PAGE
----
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Publication numberUS3164202 A
Publication typeGrant
Publication dateJan 5, 1965
Filing dateNov 20, 1961
Priority dateDec 14, 1960
Also published asDE1299936B
Publication numberUS 3164202 A, US 3164202A, US-A-3164202, US3164202 A, US3164202A
InventorsJohnson Christopher Linley
Original AssigneeRolls Royce
Export CitationBiBTeX, EndNote, RefMan
External Links: USPTO, USPTO Assignment, Espacenet
Gas turbine engine fuel system
US 3164202 A
Abstract  available in
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Claims  available in
Description  (OCR text may contain errors)

Jan. 5, 1965 c. 1 JOHNSON GAS TUREINE ENGINE FUEL SYSTEM s@ SS SS Q @LN E S f Q .Si y, S E 1 T @N T@ E Q @E Q S S@ E E E E S Q. w. u M/ E fm@ EM j/QL( A Harney;

United States Patent Oiice 3,164,232 Patented Jan. 5, 1965 l 3,164,202 GAS TURBINE ENGINE FUEL SYSTEM Christopher Lniey Johnson, Aliestree, Derby, England, assigner to Rolls-Royce Limited, Derby, England, a company of Great Britain Filed Nov. 29, 1961, Ser. No. 153,465 Ciaims priority, application Great Britain, Dec. 14, 196), 43,119/60 4 Ciaims. (Ci. 15S- 36.4)

This invention concerns gas turbine engine fuel systems.

According to the present invention, there is provided a gas turbine engine fuel system comprising a constant displacement pump, means for providing the low pressure side of the pump with fuel, a high pressure conduit communicating with the high pressure side of the pump, a fuel passage adapted to be connected to the engine burners so as to supply the latter with fuel, metering valve means whose position controls the ow of fuel from said high pressure conduit to said fuel passage, means for adjusting the position of the metering valve means, and hence the flow through the fuel passage, in dependence upon the value of one or more engine variables, and means for reducing or eliminating the effect on the ow through the fuel passage of variations in the pressure on the low pressure side of the pump.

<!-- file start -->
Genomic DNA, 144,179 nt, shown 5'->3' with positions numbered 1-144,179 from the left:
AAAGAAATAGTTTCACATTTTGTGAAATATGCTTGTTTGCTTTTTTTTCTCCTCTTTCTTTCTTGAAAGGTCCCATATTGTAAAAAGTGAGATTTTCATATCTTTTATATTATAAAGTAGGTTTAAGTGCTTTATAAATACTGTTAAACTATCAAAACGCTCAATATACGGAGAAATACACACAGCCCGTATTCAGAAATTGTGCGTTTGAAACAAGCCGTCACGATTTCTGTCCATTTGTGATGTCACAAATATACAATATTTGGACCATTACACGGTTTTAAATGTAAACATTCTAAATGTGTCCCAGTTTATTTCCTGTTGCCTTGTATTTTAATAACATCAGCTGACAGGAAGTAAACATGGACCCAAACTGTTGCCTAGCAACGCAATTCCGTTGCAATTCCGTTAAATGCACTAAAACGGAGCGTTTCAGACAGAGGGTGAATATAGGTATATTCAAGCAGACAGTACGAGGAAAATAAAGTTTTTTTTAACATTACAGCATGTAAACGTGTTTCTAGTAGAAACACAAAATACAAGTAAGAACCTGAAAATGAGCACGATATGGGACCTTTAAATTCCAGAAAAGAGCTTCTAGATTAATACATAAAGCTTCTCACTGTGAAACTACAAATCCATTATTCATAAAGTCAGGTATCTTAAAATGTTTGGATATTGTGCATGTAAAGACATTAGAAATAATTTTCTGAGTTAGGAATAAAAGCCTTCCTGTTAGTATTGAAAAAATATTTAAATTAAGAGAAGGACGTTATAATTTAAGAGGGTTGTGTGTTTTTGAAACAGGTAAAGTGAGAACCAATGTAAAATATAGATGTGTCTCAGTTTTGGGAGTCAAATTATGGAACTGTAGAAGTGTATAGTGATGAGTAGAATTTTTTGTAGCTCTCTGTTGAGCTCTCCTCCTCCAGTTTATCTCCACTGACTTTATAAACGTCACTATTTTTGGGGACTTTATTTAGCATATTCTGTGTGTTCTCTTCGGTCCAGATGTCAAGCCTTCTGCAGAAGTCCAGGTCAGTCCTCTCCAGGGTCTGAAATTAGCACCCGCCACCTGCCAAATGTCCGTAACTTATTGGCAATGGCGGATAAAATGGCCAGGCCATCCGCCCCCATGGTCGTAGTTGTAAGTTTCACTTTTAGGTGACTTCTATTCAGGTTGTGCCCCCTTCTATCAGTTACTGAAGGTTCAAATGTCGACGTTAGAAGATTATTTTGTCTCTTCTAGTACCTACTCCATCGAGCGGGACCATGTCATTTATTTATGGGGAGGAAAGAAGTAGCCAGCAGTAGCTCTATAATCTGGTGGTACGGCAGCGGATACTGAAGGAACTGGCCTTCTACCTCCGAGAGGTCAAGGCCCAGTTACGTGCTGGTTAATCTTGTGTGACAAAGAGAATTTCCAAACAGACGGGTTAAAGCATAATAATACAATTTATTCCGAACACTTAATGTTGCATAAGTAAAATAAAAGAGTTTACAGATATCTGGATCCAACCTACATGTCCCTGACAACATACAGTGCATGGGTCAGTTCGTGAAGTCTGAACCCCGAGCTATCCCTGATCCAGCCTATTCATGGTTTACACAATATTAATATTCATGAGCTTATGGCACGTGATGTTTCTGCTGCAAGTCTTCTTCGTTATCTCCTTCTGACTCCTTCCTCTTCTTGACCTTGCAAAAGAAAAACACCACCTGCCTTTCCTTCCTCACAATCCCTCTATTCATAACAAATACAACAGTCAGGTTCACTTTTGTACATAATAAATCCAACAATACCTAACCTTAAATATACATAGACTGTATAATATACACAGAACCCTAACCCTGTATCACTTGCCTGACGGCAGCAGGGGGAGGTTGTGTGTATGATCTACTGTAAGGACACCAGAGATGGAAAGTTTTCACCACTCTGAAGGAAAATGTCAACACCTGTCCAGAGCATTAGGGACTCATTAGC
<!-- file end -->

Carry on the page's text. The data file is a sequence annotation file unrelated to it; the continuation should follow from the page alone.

In its preferred form, the invention comprises a gas turbine engine fuel system comprising a constant displacement pump, means for supplying the low pressure side of the pump with fuel at a given pressure, a high pressure conduit communicating with the high pressure side of the pump, a fuel passage adapted to be connected to the engine burners so as to supply the latter with fuel, a spill passage leading to the low pressure side of the pump, metering valve means whose position controls the relative quantities of fuel which may flow from said high pressure conduit to the fuel passage and spill passage respectively, means for adjusting the position of the metering valve means in dependence upon the value of one or more engine variables, and control means for maintaining substantially constant the `quantity of fuel reaching the low pressure side of the pump from the spill passage in spite of increase or reduction of the said given pressure, whereby the flow of fuel through the fuel passage is substantially unaffected by variations in the value of the said given pressure.

The control means preferably comprises a variable restriction in the spill passage, and means for adjusting the variable restriction so thatA the pressure in the spill passage upstream thereof is always closely equal to the pressure in the fuel passage.